Cassini's current orbit has been a great one for the imaging of Saturn's icy satellites; there have been lots of images of Tethys, Dione, Enceladus, Hyperion, and a bunch of mutual events of various moons with each other and/or Saturn and its rings. However, the most unusual item is Cassini's closest approach yet to Helene. Helene is a very small moon, a lump approximately 36 by 32 by 30 kilometers in size. Unlike most of Saturn's smaller moons, this one isn't close to the rings; instead, it orbits among the much larger round satellites. This one sits in Dione's leading Lagrange point ("L4"), a position 60 degrees ahead of Dione in the same orbit where the gravity of Saturn and Dione balance each other. (There is also a trailing co-orbital named Polydeuces.)
Just to set up the context, here's the best image we had of Helene before Cassini arrived. I went in to the newly calibrated and geometrically corrected Voyager Saturn data set on Helene to get this one, not that it mattered very much; Helene is only a few pixels across, and not much is visible except that it's lumpy and has at least one really big crater.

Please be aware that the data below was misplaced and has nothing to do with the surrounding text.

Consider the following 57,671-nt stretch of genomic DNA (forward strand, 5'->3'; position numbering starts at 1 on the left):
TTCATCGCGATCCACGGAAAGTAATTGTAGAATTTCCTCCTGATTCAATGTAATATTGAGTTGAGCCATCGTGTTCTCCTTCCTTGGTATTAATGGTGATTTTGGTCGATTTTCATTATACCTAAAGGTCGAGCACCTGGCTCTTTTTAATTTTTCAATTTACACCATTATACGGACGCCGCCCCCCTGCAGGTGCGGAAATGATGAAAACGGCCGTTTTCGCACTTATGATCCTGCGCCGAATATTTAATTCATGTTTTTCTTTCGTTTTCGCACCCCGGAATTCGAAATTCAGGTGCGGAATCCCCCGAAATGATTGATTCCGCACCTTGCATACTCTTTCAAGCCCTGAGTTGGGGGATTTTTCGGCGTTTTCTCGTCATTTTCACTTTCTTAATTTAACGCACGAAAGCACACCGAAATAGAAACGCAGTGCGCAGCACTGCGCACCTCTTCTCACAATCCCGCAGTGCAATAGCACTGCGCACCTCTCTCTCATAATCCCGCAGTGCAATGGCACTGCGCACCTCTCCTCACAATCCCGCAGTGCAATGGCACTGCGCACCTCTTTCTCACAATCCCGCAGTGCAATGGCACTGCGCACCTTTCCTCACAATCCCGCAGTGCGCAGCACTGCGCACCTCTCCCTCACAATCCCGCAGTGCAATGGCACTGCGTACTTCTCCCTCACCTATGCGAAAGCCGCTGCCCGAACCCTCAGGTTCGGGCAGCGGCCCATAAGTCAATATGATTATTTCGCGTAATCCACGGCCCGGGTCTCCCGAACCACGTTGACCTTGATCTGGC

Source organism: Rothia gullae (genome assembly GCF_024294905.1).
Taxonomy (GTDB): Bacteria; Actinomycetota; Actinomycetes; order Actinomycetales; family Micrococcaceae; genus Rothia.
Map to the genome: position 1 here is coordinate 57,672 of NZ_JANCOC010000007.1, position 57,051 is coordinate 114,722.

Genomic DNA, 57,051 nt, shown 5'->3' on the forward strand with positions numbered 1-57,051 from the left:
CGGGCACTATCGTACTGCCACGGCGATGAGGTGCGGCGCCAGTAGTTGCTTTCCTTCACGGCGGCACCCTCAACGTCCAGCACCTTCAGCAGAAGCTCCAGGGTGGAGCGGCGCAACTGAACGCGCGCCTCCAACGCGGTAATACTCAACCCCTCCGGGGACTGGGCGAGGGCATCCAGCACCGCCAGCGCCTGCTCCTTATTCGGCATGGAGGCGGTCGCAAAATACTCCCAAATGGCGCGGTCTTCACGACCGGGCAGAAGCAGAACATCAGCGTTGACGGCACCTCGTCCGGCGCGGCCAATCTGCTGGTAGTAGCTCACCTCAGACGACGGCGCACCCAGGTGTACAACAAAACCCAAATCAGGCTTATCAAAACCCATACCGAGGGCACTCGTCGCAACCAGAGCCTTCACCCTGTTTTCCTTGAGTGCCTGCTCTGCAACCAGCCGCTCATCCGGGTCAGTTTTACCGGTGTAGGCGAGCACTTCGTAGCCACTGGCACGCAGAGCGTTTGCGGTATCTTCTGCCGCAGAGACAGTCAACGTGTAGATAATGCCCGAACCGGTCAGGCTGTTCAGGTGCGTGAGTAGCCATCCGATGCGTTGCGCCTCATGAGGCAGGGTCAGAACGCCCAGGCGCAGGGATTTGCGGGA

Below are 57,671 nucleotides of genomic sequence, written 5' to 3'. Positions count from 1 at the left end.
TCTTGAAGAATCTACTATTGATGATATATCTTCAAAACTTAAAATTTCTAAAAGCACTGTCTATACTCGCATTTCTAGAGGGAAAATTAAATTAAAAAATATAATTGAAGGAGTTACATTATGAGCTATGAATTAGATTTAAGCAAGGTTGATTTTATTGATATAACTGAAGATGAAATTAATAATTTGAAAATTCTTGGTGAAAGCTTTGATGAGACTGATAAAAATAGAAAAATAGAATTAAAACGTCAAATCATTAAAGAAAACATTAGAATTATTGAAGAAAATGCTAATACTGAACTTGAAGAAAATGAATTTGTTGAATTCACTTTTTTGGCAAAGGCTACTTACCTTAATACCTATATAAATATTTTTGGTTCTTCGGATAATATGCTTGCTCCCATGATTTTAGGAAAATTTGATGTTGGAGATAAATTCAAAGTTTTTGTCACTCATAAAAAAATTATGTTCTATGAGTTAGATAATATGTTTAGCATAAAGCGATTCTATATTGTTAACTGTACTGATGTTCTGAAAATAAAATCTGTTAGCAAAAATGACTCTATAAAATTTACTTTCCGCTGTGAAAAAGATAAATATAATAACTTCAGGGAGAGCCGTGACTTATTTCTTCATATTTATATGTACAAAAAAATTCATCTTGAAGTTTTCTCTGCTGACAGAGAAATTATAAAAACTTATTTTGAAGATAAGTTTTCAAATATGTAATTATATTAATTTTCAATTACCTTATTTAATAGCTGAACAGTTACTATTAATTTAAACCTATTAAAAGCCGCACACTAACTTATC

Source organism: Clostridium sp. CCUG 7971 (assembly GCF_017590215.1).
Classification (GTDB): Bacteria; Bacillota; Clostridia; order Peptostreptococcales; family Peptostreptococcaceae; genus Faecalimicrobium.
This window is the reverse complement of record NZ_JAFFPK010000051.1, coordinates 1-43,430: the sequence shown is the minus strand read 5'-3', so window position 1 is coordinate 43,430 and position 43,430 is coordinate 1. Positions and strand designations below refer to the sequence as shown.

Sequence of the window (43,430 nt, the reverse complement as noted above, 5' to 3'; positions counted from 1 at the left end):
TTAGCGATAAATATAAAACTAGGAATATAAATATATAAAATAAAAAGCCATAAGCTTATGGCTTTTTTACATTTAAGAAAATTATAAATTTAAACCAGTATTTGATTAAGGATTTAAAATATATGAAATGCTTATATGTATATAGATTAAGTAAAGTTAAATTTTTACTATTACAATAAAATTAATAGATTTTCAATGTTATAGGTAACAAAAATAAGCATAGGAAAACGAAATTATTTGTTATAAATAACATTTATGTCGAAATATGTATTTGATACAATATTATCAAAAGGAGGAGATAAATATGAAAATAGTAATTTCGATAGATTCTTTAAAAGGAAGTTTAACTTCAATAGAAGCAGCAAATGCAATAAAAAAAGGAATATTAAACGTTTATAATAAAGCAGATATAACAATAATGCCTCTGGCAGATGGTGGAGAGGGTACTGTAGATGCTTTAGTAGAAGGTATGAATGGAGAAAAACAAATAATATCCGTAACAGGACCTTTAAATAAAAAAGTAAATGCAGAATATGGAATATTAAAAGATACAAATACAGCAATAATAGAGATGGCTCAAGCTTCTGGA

For a better sense of the topography, here's a crossed-eye stereo pair. To see the 3-D view, stare at one and cross your eyes until the two images overlap in the middle of your vision, then try to focus your vision to get the crossed image to resolve into three dimensions.